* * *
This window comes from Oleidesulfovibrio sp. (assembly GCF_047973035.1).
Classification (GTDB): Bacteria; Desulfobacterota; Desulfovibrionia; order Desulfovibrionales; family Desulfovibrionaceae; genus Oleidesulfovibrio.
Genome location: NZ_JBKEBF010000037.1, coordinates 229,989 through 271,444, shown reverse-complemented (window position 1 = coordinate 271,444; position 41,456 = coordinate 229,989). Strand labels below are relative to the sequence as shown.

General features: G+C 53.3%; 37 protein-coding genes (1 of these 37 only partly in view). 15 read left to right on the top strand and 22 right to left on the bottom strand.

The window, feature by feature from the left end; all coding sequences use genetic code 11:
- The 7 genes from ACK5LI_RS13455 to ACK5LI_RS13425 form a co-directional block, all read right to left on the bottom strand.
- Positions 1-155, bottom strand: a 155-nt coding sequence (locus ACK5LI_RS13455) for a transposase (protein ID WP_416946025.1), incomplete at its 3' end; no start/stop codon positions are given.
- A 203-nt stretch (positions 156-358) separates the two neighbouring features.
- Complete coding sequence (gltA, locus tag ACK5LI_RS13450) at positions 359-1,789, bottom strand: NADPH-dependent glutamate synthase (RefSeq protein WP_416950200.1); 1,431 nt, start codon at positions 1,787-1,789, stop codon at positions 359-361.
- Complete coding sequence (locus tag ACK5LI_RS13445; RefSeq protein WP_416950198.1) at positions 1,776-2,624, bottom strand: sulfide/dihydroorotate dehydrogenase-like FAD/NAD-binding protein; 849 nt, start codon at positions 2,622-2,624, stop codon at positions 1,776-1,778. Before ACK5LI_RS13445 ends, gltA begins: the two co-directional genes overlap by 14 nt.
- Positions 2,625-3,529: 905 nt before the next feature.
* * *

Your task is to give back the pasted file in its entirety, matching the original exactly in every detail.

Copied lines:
This window comes from Oleidesulfovibrio sp. (assembly GCF_047973035.1).
Classification (GTDB): Bacteria; Desulfobacterota; Desulfovibrionia; order Desulfovibrionales; family Desulfovibrionaceae; genus Oleidesulfovibrio.
Genome location: NZ_JBKEBF010000037.1, coordinates 229,989 through 271,444, shown reverse-complemented (window position 1 = coordinate 271,444; position 41,456 = coordinate 229,989). Strand labels below are relative to the sequence as shown.

General features: G+C 53.3%; 37 protein-coding genes (1 of these 37 only partly in view). 15 read left to right on the top strand and 22 right to left on the bottom strand.

The window, feature by feature from the left end; all coding sequences use genetic code 11:
- The 7 genes from ACK5LI_RS13455 to ACK5LI_RS13425 form a co-directional block, all read right to left on the bottom strand.
- Positions 1-155, bottom strand: a 155-nt coding sequence (locus ACK5LI_RS13455) for a transposase (protein ID WP_416946025.1), incomplete at its 3' end; no start/stop codon positions are given.
- A 203-nt stretch (positions 156-358) separates the two neighbouring features.
- Complete coding sequence (gltA, locus tag ACK5LI_RS13450) at positions 359-1,789, bottom strand: NADPH-dependent glutamate synthase (RefSeq protein WP_416950200.1); 1,431 nt, start codon at positions 1,787-1,789, stop codon at positions 359-361.
- Complete coding sequence (locus tag ACK5LI_RS13445; RefSeq protein WP_416950198.1) at positions 1,776-2,624, bottom strand: sulfide/dihydroorotate dehydrogenase-like FAD/NAD-binding protein; 849 nt, start codon at positions 2,622-2,624, stop codon at positions 1,776-1,778. Before ACK5LI_RS13445 ends, gltA begins: the two co-directional genes overlap by 14 nt.
- Positions 2,625-3,529: 905 nt before the next feature.